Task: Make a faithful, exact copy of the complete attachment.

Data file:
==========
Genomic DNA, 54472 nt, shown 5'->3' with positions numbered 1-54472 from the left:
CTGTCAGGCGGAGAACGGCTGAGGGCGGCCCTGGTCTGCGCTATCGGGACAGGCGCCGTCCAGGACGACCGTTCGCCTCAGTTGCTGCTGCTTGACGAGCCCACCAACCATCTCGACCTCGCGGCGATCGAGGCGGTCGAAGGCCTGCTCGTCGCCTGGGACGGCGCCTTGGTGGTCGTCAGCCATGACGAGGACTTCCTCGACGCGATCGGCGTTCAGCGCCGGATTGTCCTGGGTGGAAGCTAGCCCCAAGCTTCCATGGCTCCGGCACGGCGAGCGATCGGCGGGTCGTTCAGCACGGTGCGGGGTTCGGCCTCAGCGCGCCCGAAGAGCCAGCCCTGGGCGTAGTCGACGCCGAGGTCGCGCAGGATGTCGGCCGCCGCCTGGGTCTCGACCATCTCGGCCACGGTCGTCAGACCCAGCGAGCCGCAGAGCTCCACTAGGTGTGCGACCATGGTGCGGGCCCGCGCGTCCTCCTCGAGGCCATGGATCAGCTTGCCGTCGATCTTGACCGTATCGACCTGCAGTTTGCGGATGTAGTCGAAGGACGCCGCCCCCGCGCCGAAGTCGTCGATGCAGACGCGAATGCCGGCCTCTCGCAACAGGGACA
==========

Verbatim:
Genomic DNA, 54472 nt, shown 5'->3' with positions numbered 1-54472 from the left:
CTGTCAGGCGGAGAACGGCTGAGGGCGGCCCTGGTCTGCGCTATCGGGACAGGCGCCGTCCAGGACGACCGTTCGCCTCAGTTGCTGCTGCTTGACGAGCCCACCAACCATCTCGACCTCGCGGCGATCGAGGCGGTCGAAGGCCTGCTCGTCGCCTGGGACGGCGCCTTGGTGGTCGTCAGCCATGACGAGGACTTCCTCGACGCGATCGGCGTTCAGCGCCGGATTGTCCTGGGTGGAAGCTAGCCCCAAGCTTCCATGGCTCCGGCACGGCGAGCGATCGGCGGGTCGTTCAGCACGGTGCGGGGTTCGGCCTCAGCGCGCCCGAAGAGCCAGCCCTGGGCGTAGTCGACGCCGAGGTCGCGCAGGATGTCGGCCGCCGCCTGGGTCTCGACCATCTCGGCCACGGTCGTCAGACCCAGCGAGCCGCAGAGCTCCACTAGGTGTGCGACCATGGTGCGGGCCCGCGCGTCCTCCTCGAGGCCATGGATCAGCTTGCCGTCGATCTTGACCGTATCGACCTGCAGTTTGCGGATGTAGTCGAAGGACGCCGCCCCCGCGCCGAAGTCGTCGATGCAGACGCGAATGCCGGCCTCTCGCAACAGGGACA